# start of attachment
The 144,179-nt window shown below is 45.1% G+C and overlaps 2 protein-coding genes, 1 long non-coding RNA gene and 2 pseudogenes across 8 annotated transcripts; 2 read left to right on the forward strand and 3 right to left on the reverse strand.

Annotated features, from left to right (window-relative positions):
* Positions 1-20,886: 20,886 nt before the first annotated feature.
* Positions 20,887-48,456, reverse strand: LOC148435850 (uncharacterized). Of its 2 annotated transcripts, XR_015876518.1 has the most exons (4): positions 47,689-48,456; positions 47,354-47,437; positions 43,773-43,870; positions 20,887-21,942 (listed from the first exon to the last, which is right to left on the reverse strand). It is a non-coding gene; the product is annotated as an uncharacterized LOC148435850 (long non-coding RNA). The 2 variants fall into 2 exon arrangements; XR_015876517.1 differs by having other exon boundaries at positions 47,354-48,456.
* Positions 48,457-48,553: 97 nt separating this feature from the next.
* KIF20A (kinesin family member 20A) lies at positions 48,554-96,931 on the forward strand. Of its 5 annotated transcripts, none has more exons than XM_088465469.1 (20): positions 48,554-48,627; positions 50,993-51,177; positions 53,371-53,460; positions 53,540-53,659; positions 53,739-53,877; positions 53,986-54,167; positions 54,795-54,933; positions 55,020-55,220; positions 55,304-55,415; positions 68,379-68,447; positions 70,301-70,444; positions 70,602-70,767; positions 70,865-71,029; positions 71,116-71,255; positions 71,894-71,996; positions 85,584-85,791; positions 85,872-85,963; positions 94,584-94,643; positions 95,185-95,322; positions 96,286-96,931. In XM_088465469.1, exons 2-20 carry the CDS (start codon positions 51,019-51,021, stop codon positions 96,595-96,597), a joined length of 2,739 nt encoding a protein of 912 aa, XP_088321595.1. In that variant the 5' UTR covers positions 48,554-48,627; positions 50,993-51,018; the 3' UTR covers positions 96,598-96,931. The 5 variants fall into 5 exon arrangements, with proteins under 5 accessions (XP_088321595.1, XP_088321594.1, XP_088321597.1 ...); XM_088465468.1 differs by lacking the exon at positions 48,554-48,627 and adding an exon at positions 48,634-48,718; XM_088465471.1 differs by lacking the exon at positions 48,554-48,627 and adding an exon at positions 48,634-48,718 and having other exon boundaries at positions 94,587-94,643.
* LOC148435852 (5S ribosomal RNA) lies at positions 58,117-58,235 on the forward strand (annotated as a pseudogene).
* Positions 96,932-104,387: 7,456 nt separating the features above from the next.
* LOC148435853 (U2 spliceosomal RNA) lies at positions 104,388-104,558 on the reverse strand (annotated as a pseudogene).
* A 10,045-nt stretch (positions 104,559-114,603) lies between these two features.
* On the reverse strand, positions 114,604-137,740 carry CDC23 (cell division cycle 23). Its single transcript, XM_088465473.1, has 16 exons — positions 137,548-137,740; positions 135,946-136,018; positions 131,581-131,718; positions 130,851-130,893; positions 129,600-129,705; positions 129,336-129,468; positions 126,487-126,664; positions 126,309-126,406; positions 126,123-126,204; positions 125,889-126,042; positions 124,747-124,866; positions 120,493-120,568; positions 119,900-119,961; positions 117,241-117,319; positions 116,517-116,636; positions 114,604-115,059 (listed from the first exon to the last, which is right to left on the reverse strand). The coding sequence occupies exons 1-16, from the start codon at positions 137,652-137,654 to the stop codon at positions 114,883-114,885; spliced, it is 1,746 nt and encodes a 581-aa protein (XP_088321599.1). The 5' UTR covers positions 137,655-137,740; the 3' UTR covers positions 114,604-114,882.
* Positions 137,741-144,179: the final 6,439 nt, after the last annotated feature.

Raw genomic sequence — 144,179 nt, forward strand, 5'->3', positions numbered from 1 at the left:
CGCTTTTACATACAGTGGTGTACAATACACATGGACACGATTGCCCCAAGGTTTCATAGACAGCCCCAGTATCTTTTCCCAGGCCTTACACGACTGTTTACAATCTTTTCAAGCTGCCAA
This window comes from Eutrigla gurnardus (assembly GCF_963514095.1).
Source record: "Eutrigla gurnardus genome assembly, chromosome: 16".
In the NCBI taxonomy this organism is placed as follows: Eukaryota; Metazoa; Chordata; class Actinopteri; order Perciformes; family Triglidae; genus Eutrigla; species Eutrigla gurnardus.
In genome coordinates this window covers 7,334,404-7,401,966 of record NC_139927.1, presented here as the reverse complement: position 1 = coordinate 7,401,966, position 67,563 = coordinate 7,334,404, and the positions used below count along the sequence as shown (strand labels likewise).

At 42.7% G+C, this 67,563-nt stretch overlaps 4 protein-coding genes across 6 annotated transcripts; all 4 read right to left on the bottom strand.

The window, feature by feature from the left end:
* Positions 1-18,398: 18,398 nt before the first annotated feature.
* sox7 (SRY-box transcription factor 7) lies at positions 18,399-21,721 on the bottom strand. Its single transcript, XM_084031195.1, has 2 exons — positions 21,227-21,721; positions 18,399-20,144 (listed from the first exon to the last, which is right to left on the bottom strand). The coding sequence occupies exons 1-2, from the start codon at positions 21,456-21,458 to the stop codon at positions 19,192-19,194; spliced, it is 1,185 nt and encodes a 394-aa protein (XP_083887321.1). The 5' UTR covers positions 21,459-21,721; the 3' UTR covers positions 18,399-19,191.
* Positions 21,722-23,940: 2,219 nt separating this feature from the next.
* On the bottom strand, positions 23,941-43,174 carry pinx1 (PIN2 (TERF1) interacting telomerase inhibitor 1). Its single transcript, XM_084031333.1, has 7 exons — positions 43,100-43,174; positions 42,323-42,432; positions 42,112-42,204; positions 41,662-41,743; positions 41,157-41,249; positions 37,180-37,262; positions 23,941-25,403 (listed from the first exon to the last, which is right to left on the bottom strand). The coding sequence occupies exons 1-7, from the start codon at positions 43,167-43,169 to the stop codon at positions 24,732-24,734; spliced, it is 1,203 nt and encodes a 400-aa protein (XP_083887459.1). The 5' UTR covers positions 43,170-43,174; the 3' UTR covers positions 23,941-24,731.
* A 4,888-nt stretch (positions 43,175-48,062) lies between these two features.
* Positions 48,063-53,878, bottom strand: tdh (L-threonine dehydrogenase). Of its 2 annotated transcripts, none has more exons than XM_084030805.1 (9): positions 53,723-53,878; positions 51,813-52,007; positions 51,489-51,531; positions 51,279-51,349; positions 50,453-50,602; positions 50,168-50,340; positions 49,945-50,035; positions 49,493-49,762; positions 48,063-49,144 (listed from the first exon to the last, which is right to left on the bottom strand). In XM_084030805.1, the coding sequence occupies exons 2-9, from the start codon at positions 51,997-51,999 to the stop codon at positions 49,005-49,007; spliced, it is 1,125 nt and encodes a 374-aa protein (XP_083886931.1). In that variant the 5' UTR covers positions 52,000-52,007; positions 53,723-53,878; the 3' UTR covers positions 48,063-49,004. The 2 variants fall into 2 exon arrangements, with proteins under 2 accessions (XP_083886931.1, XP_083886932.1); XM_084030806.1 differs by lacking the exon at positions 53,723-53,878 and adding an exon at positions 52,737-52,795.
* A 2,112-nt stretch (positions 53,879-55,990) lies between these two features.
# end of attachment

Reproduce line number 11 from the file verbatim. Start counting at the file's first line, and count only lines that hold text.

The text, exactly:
* On the reverse strand, positions 114,604-137,740 carry CDC23 (cell division cycle 23). Its single transcript, XM_088465473.1, has 16 exons — positions 137,548-137,740; positions 135,946-136,018; positions 131,581-131,718; positions 130,851-130,893; positions 129,600-129,705; positions 129,336-129,468; positions 126,487-126,664; positions 126,309-126,406; positions 126,123-126,204; positions 125,889-126,042; positions 124,747-124,866; positions 120,493-120,568; positions 119,900-119,961; positions 117,241-117,319; positions 116,517-116,636; positions 114,604-115,059 (listed from the first exon to the last, which is right to left on the reverse strand). The coding sequence occupies exons 1-16, from the start codon at positions 137,652-137,654 to the stop codon at positions 114,883-114,885; spliced, it is 1,746 nt and encodes a 581-aa protein (XP_088321599.1). The 5' UTR covers positions 137,655-137,740; the 3' UTR covers positions 114,604-114,882.